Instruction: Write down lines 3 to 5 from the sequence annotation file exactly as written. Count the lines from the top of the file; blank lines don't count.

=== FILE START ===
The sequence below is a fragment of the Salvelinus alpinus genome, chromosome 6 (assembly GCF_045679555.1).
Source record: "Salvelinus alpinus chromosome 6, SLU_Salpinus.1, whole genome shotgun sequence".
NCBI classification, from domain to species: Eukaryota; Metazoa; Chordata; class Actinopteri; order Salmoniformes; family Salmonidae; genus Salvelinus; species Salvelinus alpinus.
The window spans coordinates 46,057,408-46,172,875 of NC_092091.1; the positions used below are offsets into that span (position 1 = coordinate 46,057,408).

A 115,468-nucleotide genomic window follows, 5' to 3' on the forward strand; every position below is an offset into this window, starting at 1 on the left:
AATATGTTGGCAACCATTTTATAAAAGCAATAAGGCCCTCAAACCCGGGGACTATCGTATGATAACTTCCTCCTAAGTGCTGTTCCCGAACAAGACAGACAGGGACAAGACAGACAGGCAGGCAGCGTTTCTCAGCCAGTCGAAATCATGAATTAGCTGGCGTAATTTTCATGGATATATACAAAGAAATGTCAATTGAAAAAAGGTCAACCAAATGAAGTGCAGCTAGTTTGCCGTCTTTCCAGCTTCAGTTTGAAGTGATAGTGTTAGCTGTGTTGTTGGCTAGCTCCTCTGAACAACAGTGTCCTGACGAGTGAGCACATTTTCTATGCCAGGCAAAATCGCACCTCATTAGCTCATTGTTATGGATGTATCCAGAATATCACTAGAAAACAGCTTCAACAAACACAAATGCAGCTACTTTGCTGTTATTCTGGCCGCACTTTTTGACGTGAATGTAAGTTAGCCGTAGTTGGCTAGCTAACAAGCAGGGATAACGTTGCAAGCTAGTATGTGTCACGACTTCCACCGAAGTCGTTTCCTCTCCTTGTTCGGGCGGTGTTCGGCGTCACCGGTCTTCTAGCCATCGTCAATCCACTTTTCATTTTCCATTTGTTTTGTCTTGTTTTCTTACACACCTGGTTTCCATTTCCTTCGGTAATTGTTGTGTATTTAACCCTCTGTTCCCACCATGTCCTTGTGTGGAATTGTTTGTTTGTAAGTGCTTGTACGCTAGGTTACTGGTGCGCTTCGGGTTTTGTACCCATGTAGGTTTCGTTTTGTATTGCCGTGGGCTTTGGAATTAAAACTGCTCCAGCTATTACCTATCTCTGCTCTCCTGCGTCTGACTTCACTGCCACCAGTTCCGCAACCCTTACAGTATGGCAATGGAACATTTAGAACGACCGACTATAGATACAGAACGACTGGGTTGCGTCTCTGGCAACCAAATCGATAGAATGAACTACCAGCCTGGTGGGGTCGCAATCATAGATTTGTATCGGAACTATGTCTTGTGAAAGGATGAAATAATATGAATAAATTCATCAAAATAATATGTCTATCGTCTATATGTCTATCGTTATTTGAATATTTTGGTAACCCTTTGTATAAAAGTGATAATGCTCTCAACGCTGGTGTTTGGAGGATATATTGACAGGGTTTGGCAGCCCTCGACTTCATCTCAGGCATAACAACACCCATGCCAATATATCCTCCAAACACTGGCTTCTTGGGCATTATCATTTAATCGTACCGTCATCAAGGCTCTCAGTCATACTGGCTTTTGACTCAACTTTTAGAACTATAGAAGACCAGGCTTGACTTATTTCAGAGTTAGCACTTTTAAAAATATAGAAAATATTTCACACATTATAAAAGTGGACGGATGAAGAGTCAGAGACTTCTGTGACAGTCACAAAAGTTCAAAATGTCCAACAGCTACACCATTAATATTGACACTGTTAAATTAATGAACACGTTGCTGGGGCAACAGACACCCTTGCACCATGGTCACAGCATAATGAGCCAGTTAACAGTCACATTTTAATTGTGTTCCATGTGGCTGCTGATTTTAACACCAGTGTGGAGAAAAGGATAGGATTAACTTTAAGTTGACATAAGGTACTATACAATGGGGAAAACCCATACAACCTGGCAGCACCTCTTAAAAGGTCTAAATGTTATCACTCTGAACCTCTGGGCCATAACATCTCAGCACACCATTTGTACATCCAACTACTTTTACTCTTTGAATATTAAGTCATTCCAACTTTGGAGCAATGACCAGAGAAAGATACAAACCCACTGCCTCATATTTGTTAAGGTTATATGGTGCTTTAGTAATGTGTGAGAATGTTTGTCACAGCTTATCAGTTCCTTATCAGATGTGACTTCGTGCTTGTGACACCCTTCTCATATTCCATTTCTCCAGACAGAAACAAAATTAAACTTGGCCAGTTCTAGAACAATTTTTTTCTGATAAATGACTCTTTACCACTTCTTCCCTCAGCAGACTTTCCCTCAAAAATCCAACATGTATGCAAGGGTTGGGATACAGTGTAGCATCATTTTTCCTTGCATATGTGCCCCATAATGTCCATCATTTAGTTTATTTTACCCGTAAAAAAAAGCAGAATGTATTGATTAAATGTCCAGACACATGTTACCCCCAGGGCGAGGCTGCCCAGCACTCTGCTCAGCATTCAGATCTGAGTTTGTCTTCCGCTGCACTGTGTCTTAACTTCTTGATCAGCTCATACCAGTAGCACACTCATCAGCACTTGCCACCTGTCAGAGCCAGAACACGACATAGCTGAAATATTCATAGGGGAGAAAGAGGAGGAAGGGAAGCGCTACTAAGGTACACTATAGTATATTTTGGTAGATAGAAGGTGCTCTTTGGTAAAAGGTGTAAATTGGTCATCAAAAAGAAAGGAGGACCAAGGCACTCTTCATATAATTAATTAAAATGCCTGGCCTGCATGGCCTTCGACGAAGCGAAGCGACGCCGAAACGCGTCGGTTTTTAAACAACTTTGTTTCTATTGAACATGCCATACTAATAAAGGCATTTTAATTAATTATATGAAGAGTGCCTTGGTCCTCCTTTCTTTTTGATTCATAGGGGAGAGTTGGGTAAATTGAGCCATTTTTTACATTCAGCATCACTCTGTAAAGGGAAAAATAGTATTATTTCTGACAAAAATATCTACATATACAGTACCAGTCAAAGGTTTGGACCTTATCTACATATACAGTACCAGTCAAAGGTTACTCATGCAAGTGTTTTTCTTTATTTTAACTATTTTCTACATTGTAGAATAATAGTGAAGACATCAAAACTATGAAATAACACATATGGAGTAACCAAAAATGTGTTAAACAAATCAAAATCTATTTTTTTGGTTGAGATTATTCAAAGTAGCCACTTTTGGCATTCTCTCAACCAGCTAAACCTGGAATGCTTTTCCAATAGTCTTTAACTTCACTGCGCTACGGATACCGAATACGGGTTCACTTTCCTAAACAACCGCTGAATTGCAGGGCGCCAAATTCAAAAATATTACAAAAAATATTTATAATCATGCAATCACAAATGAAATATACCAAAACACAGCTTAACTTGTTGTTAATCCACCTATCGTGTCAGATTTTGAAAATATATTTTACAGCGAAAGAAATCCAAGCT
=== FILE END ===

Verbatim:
NCBI classification, from domain to species: Eukaryota; Metazoa; Chordata; class Actinopteri; order Salmoniformes; family Salmonidae; genus Salvelinus; species Salvelinus alpinus.
The window spans coordinates 46,057,408-46,172,875 of NC_092091.1; the positions used below are offsets into that span (position 1 = coordinate 46,057,408).

A 115,468-nucleotide genomic window follows, 5' to 3' on the forward strand; every position below is an offset into this window, starting at 1 on the left: